Sleepwalking into a new dark age

The report into the extensive attack which took out the British Library has just been published, and it doesn’t make for good reading. It’s another data point that that reinforces my theory that we’re sleepwalking into a new dark ages.

Briefly, the British Library - the ultimate custodian of every printed and published resource in Britain since the 18th century and before - was crippled by an attack that brought down systems and exfiltrated gigabytes of data. It’s still struggling to get all systems back online, and there’s no timeline for when - or even if - the damage will finally be repaired.

The report is partial, because much of the evidence of how the attack took place has been lost in the rubble. But there’s some depressing conclusions.

The attack succeeded in the first place because systems were complex, outdated and unmaintained. Cost pressures led to a tangle of contractors and suppliers, which in turn allowed otherwise-addressable vulnerabilities to creep in, and resulted in a lack of institutional knowledge about how systems operated.

The damage was compounded by some systems being unrecoverable simply because they’re now obsolete - either they’re no longer maintained, or they’re incompatible with available operating systems.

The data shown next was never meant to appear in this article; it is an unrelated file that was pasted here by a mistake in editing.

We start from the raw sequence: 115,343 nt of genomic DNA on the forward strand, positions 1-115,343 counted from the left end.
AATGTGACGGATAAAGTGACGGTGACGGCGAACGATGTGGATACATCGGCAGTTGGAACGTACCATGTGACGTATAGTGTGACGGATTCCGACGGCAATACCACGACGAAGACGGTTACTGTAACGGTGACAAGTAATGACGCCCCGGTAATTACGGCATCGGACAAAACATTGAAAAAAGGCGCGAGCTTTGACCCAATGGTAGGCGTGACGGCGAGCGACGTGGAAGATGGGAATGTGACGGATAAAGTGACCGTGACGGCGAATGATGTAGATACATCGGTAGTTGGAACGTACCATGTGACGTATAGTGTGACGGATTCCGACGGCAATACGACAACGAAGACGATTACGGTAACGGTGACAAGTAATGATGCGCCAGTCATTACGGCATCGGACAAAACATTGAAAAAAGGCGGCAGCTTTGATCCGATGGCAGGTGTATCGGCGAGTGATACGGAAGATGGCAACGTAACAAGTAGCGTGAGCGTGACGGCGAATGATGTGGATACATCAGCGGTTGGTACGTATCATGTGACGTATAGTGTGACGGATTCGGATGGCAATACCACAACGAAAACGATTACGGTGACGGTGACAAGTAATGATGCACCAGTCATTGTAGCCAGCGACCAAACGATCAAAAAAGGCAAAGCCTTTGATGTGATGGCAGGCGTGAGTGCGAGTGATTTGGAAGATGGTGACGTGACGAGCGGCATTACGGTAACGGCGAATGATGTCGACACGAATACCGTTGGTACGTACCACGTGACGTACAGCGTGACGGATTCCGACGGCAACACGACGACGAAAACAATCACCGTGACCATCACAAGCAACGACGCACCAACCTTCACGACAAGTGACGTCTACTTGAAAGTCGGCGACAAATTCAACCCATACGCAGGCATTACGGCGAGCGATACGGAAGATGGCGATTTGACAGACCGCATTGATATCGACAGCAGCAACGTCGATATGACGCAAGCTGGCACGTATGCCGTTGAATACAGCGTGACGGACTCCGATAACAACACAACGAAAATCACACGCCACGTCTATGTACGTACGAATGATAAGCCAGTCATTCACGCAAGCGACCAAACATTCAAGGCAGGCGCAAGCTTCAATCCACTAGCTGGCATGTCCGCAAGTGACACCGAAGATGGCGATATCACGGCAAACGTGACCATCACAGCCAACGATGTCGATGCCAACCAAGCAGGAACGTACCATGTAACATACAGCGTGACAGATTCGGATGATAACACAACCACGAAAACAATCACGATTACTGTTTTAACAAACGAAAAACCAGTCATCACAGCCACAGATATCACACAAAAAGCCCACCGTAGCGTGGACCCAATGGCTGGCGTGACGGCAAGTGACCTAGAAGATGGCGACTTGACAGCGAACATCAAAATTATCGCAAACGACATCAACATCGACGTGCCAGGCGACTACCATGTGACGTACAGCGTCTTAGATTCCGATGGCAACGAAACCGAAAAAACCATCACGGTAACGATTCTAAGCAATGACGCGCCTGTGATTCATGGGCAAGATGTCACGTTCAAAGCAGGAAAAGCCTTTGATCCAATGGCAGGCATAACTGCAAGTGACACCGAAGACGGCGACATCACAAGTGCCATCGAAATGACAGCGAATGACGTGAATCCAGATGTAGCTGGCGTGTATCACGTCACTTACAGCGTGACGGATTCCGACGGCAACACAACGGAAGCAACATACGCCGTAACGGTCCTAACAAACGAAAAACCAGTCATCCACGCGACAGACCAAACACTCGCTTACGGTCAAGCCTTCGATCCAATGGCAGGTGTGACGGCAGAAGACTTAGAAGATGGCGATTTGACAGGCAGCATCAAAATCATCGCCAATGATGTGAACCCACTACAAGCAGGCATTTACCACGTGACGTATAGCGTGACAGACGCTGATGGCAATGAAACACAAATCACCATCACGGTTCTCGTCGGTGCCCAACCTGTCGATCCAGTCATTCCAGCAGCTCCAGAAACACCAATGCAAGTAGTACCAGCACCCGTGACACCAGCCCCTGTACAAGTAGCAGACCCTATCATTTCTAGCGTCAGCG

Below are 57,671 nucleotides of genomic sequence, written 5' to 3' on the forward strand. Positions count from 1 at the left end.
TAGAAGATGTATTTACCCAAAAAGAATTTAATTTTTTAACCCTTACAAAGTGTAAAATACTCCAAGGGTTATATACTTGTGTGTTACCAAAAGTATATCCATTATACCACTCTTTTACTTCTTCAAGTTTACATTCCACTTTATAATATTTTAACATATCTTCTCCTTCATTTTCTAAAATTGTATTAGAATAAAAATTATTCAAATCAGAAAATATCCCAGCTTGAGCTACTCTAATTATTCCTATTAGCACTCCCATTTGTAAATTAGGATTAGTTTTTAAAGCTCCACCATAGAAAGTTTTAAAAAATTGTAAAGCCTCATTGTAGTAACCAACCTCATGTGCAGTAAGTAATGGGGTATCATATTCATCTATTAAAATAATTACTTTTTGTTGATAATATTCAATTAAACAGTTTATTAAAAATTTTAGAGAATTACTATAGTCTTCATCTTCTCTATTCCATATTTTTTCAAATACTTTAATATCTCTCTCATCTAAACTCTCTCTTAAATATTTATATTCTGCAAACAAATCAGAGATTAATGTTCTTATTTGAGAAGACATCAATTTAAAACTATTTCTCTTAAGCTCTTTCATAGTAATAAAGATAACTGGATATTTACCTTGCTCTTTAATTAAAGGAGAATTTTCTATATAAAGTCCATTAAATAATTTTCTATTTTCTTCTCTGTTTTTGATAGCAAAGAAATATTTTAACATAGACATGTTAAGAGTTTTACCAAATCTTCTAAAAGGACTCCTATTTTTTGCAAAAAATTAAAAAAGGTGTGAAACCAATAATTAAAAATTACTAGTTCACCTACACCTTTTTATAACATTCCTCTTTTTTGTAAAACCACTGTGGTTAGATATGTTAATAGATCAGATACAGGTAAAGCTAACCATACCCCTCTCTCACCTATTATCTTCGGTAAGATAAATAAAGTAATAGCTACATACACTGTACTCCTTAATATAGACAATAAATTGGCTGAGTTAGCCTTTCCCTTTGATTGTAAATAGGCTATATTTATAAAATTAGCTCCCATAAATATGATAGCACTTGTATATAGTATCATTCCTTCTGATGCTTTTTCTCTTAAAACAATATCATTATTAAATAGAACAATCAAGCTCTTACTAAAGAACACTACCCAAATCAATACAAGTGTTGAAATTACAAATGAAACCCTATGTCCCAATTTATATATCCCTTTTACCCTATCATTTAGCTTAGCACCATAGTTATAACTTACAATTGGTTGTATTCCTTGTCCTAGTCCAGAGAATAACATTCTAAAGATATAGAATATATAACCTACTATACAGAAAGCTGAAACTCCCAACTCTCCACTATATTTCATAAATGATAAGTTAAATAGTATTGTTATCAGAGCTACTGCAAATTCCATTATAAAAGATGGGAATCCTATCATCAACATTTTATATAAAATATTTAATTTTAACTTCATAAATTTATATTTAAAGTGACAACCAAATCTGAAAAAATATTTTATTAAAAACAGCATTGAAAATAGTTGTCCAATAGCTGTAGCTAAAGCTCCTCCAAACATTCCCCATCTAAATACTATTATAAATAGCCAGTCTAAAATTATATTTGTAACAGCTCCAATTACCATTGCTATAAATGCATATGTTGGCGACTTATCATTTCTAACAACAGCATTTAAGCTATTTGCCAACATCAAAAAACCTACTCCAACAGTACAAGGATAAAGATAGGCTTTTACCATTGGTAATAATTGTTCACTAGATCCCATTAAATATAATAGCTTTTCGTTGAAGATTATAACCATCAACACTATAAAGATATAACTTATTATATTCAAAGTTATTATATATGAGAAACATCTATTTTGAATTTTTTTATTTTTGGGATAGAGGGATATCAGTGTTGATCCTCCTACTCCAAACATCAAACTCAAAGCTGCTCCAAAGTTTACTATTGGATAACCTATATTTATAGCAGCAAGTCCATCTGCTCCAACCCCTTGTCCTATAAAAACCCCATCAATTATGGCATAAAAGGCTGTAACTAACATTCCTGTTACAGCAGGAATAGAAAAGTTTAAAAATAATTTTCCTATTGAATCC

The fact that the report’s been published is positive - it’s hard to imagine a commercial organization washing its laundry in public like this. There’s a chance that lessons will be learned and the future will be different, although past experience suggests that’s a lot easier to promise than deliver.

What strikes me reading the report is that at the same time that the sheer volume of content being created is accelerating, maintaining it for the long-term is getting increasing difficult. A document from 500 years ago can still be read and understood; a file stored on a medium from the last decade is probably lost forever now.